Who is the father of biophilia? ›

This idea that we are drawn to and need nature was first put forth by a man named Edward O. Wilson in his book, Biophilia, published in 1984. The idea that humans have an innate love and need for nature has been adapted to many different areas of study.

What are some of the most important biophilic strategies? ›

Direct contact with vegetation, in and around the built environment, is one of the most successful strategies for fostering human-nature connection in design. The presence of plants can reduce stress, improve comfort, enhance mood, and prompt healing.

Who is a biophilic person? ›

bio·​phil·​ia ˌbī-ō-ˈfi-lē-ə -ˈfēl-yə : a hypothetical human tendency to interact or be closely associated with other forms of life in nature : a desire or tendency to commune with nature.

What are the main points of biophilic design? ›

This can include a sense of safety and protection, a balance of variety with regularity, fostering curiosity and exploration and engendering a sense of accomplishment and mastery over our environment. Our attachment and attraction to nature can also be tapped into through biophilic design.

What are the disadvantages of biophilic design? ›

If not properly maintained, natural elements can become unsightly or even hazardous. Allergies: For some employees, exposure to natural elements such as plants or flowers can trigger allergies or other health issues. Space limitations: Biophilic design may not be practical for all workspaces.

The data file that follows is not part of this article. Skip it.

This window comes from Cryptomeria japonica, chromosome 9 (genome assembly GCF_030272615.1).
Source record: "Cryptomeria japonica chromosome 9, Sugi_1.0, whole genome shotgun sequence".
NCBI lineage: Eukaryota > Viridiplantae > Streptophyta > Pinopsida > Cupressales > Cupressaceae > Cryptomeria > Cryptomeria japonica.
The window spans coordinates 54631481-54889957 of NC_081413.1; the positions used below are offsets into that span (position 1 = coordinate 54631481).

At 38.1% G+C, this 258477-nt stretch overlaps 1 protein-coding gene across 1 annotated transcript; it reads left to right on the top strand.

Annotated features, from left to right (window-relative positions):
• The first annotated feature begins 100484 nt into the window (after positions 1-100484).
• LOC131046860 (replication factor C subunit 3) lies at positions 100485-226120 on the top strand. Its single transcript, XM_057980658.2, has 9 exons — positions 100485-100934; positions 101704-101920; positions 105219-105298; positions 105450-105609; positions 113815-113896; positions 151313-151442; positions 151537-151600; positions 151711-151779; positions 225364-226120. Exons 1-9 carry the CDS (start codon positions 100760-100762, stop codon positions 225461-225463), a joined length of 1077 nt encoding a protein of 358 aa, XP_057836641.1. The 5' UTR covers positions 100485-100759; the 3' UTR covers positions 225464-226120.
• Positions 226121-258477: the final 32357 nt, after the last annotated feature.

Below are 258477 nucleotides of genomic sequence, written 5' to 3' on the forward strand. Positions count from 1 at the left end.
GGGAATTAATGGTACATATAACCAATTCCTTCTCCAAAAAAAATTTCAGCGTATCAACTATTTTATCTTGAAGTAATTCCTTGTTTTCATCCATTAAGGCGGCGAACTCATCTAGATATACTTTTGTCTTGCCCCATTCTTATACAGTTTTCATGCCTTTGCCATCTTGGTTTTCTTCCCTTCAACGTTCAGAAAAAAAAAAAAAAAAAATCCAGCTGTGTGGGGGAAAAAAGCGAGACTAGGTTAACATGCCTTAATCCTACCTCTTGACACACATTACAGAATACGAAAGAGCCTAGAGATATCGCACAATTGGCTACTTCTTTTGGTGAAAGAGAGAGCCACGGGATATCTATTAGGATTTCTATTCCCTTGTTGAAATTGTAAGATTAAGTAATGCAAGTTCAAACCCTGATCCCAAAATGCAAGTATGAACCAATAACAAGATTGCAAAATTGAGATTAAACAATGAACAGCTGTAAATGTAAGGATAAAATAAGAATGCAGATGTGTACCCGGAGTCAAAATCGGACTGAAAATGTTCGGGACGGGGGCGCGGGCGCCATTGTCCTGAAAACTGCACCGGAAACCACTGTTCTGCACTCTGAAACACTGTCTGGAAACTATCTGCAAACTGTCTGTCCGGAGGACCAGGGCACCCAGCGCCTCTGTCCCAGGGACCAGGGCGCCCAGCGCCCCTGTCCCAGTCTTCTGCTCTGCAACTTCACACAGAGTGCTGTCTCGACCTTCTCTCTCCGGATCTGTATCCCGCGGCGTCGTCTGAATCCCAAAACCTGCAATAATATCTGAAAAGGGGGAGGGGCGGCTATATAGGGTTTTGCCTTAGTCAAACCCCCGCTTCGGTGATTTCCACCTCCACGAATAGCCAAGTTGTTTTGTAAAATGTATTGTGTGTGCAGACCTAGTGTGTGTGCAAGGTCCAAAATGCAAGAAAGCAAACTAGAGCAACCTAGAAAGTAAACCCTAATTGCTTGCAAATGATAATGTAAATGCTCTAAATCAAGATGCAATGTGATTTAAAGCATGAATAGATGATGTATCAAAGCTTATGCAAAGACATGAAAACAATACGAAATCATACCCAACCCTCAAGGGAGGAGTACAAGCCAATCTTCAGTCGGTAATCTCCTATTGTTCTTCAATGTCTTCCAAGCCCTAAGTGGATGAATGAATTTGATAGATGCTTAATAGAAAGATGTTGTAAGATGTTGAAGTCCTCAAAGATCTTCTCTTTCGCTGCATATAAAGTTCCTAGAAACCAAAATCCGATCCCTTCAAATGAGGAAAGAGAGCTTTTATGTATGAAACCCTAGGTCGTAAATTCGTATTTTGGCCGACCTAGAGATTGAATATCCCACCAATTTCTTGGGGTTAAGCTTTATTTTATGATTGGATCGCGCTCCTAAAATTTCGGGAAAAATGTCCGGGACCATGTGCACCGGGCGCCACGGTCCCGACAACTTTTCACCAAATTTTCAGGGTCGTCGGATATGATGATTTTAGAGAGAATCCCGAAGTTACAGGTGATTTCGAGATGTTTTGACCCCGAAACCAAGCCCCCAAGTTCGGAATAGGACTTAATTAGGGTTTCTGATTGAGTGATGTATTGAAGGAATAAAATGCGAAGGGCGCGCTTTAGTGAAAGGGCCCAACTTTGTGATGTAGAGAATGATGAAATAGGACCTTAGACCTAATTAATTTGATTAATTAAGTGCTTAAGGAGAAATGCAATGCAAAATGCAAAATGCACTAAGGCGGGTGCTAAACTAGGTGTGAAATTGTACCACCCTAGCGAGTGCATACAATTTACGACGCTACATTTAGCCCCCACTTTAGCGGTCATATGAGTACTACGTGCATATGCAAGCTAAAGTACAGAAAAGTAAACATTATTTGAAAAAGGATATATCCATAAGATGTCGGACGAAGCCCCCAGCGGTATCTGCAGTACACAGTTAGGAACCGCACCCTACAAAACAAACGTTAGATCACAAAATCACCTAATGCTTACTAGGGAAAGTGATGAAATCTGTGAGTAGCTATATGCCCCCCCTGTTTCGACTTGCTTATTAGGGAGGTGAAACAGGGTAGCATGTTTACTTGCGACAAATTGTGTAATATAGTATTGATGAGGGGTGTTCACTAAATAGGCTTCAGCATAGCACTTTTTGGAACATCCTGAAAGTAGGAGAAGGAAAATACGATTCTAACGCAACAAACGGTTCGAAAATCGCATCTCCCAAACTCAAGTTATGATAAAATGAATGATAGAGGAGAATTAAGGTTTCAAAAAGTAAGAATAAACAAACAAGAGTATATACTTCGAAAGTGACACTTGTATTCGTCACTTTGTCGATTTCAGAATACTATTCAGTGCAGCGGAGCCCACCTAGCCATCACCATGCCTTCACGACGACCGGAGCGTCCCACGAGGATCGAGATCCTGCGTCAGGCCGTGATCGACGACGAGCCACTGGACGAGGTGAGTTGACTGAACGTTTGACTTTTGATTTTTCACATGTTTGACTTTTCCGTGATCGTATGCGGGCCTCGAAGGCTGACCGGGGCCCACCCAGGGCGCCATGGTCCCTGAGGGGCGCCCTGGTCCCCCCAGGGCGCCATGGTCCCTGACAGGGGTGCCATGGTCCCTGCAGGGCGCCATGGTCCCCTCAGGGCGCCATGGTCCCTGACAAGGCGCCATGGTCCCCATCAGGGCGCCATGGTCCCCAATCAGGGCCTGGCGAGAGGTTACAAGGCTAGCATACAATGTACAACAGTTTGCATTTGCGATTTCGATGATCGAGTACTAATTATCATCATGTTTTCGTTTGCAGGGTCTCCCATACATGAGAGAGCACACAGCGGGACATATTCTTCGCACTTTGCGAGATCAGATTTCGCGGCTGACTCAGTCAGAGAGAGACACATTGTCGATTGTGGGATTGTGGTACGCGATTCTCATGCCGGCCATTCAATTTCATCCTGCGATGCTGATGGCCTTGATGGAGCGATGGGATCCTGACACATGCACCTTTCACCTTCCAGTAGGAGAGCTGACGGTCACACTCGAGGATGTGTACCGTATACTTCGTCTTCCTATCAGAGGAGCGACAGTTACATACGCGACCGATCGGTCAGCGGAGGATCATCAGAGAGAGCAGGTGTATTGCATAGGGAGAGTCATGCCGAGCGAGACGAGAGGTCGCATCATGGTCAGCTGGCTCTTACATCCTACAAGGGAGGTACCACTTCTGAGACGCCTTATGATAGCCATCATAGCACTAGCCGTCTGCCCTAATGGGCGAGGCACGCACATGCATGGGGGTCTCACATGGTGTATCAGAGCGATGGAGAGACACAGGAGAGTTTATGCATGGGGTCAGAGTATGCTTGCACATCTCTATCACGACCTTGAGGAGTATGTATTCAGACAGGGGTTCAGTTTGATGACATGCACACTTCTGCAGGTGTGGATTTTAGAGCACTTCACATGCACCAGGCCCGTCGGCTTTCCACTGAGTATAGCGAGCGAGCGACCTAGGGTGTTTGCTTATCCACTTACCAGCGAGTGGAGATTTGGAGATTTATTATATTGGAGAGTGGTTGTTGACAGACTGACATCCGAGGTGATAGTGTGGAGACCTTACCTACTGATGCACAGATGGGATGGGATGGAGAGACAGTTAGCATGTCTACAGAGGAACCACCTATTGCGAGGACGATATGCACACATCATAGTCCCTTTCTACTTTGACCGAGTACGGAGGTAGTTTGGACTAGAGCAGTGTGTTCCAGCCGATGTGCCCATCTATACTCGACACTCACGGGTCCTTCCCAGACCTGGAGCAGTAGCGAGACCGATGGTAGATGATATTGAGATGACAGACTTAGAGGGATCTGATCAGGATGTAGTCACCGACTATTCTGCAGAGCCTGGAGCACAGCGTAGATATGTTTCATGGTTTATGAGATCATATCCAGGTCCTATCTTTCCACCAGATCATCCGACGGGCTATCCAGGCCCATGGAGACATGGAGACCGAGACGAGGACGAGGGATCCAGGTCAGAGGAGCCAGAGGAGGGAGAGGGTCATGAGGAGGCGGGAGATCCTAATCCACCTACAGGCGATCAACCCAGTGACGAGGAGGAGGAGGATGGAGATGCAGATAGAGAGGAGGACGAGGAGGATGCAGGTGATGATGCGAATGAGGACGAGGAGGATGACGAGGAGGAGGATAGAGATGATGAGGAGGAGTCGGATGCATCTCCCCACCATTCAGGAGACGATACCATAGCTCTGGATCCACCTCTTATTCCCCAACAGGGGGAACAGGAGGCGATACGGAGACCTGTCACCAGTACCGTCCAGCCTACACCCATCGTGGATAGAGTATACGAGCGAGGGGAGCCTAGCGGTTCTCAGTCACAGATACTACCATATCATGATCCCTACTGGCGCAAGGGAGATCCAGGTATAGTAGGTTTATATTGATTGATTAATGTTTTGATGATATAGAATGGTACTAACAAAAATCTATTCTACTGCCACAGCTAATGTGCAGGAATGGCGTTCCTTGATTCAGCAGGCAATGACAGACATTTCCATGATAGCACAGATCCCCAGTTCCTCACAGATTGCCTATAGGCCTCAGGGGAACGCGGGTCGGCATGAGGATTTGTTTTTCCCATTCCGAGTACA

What human system is impacted by biophilia? ›

Research suggests that biophilia can have a positive impact on well-being by affecting three of our mind-body systems: physiological (eg. it reduces anxiety), psychological (eg. it reduces anger and fear) and cognitive functions (eg.

What are the psychological benefits of biophilic design? ›

Mental Health Benefits:

Stress Reduction: Biophilic design, particularly the presence of plants, has been linked to reduced stress and anxiety levels. Being surrounded by greenery and natural elements can create a sense of tranquillity and promote relaxation.

What makes a design biophilic? ›

Biophilic design fosters positive and sustained interactions and relationships among people and the natural environment. Humans are a deeply social species whose security and productivity depends on positive interactions within a spatial context.

What is a biophilic design? ›

Biophilic design is an approach to architecture that seeks to connect building occupants more closely to nature. Biophilic designed buildings incorporate things like natural lighting and ventilation, natural landscape features and other elements for creating a more productive and healthy built environment for people.

What are the main elements of biophilic design? ›

The Six Principles of Biophilic Design
  • Environmental Features.
  • Natural Shapes and Forms.
  • Natural Patterns and Processes.
  • Light and Space.
  • Place-Based Relationships.
  • Evolved Human-Nature Relationships.
  • Learn More About the Biophilic Design.
Aug 19, 2022

What is an example of nature of the space biophilic design? ›

Nature in The Space

Think potted plants and animals – for example fish tanks, office dogs and pets. Views to nature from the inside of the building, natural light, and direct access to nature like courtyards, gardens and roof terraces planted with greenery, also fall into this category.